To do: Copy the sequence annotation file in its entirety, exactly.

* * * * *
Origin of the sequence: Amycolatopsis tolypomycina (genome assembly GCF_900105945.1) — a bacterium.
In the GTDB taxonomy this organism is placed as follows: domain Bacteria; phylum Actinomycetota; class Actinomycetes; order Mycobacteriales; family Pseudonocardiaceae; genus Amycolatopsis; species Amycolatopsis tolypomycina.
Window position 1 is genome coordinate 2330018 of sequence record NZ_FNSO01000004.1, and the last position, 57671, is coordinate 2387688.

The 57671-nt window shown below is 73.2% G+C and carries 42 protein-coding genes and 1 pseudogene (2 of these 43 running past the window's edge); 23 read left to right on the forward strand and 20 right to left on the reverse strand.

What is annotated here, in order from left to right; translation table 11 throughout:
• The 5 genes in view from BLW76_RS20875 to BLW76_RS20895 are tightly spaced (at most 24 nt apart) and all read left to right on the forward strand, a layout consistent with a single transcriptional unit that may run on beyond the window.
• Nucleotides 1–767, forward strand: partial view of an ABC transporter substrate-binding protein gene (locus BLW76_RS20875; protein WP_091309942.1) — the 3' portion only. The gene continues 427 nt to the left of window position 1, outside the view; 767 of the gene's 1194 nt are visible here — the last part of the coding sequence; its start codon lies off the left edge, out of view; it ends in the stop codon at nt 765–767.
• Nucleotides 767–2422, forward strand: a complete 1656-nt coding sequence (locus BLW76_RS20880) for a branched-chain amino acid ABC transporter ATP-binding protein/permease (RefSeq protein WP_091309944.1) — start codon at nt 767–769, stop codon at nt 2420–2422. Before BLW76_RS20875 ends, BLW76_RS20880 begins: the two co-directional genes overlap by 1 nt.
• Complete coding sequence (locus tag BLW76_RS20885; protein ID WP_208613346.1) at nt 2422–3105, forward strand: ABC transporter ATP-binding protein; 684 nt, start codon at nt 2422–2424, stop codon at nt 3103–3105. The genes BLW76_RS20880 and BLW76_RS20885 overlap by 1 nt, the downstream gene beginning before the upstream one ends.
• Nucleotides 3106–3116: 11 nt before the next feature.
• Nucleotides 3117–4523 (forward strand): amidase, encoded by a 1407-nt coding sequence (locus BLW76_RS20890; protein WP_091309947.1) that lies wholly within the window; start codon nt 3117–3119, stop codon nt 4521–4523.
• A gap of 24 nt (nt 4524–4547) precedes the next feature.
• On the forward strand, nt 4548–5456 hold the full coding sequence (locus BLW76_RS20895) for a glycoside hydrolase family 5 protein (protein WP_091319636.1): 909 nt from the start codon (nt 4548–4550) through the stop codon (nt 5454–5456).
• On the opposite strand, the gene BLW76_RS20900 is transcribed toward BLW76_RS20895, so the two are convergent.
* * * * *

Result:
Origin of the sequence: Amycolatopsis tolypomycina (genome assembly GCF_900105945.1) — a bacterium.
In the GTDB taxonomy this organism is placed as follows: domain Bacteria; phylum Actinomycetota; class Actinomycetes; order Mycobacteriales; family Pseudonocardiaceae; genus Amycolatopsis; species Amycolatopsis tolypomycina.
Window position 1 is genome coordinate 2330018 of sequence record NZ_FNSO01000004.1, and the last position, 57671, is coordinate 2387688.

The 57671-nt window shown below is 73.2% G+C and carries 42 protein-coding genes and 1 pseudogene (2 of these 43 running past the window's edge); 23 read left to right on the forward strand and 20 right to left on the reverse strand.

What is annotated here, in order from left to right; translation table 11 throughout:
• The 5 genes in view from BLW76_RS20875 to BLW76_RS20895 are tightly spaced (at most 24 nt apart) and all read left to right on the forward strand, a layout consistent with a single transcriptional unit that may run on beyond the window.
• Nucleotides 1–767, forward strand: partial view of an ABC transporter substrate-binding protein gene (locus BLW76_RS20875; protein WP_091309942.1) — the 3' portion only. The gene continues 427 nt to the left of window position 1, outside the view; 767 of the gene's 1194 nt are visible here — the last part of the coding sequence; its start codon lies off the left edge, out of view; it ends in the stop codon at nt 765–767.
• Nucleotides 767–2422, forward strand: a complete 1656-nt coding sequence (locus BLW76_RS20880) for a branched-chain amino acid ABC transporter ATP-binding protein/permease (RefSeq protein WP_091309944.1) — start codon at nt 767–769, stop codon at nt 2420–2422. Before BLW76_RS20875 ends, BLW76_RS20880 begins: the two co-directional genes overlap by 1 nt.
• Complete coding sequence (locus tag BLW76_RS20885; protein ID WP_208613346.1) at nt 2422–3105, forward strand: ABC transporter ATP-binding protein; 684 nt, start codon at nt 2422–2424, stop codon at nt 3103–3105. The genes BLW76_RS20880 and BLW76_RS20885 overlap by 1 nt, the downstream gene beginning before the upstream one ends.
• Nucleotides 3106–3116: 11 nt before the next feature.
• Nucleotides 3117–4523 (forward strand): amidase, encoded by a 1407-nt coding sequence (locus BLW76_RS20890; protein WP_091309947.1) that lies wholly within the window; start codon nt 3117–3119, stop codon nt 4521–4523.
• A gap of 24 nt (nt 4524–4547) precedes the next feature.
• On the forward strand, nt 4548–5456 hold the full coding sequence (locus BLW76_RS20895) for a glycoside hydrolase family 5 protein (protein WP_091319636.1): 909 nt from the start codon (nt 4548–4550) through the stop codon (nt 5454–5456).
• On the opposite strand, the gene BLW76_RS20900 is transcribed toward BLW76_RS20895, so the two are convergent.